A microphone was installed in a court room with consent of the trial judge and counsel, for a direct broadcast of a murder trial. Prisoner's counsel, in his argument to the jury, made certain remarks concerning the plaintiff, state's witness, which the latter claimed were libelous per se. Joining as defendants the trial judge, counsel for the alleged felon, and the director of the radio station, plaintiff asserted that the installation of the equipment was an "extrajudicial and illegal" act. Defendant trial judge's motion for non-suit was granted at the close of plaintiff's case, The case was submitted to the jury, under proper instructions as to the other defendants; the jury returned a verdict for the defendants. On appeal, with one justice dissenting, it was held that the order of non-suit as to the judge was properly granted and that the judgment in favor of the defendant would not be disturbed. Counsel was not liable because of privilege, hence the broadcasters were likewise privileged. Irwin v. Ashurst, (Ore. 1938) 74 P. (2d) 1127.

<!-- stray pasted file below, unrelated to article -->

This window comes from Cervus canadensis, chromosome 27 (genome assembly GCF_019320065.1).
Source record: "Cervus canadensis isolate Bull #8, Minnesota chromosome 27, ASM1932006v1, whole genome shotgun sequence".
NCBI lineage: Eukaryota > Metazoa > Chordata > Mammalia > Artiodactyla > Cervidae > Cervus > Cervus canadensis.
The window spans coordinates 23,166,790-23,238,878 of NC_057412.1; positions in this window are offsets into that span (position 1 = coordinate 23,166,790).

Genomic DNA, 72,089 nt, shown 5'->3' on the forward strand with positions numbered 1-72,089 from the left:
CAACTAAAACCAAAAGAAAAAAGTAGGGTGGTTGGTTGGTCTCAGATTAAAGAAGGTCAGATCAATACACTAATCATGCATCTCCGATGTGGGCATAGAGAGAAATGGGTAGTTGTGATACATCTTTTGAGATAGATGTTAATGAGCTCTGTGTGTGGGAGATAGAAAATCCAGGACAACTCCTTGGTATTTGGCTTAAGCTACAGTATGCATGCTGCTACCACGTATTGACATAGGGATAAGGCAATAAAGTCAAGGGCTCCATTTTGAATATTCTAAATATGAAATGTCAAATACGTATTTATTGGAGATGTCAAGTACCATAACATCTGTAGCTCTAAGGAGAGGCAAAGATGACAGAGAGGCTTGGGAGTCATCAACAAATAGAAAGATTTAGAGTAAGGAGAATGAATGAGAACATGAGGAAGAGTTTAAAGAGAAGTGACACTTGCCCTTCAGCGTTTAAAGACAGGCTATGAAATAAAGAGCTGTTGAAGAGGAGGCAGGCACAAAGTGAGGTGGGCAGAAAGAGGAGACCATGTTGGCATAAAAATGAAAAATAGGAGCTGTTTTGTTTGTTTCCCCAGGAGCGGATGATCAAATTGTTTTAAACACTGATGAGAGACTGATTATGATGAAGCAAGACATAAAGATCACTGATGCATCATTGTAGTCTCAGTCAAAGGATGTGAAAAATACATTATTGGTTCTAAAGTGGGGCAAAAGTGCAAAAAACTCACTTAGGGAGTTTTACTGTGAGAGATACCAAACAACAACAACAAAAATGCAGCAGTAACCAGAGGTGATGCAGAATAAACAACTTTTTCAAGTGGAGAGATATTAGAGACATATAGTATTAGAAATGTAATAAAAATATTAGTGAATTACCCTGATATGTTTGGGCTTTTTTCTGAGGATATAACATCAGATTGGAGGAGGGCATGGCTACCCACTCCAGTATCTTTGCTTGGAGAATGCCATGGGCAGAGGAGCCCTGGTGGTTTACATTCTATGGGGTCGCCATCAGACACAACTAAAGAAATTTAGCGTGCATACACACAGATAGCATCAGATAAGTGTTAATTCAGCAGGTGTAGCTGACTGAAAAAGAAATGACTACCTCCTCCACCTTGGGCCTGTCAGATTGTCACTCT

Michigan Law Review,
COURTS - JUDICIAL ETHICS - BROADCAST OF MURDER TRIAL,
Mich. L. Rev.
Available at: https://repository.law.umich.edu/mlr/vol36/iss8/14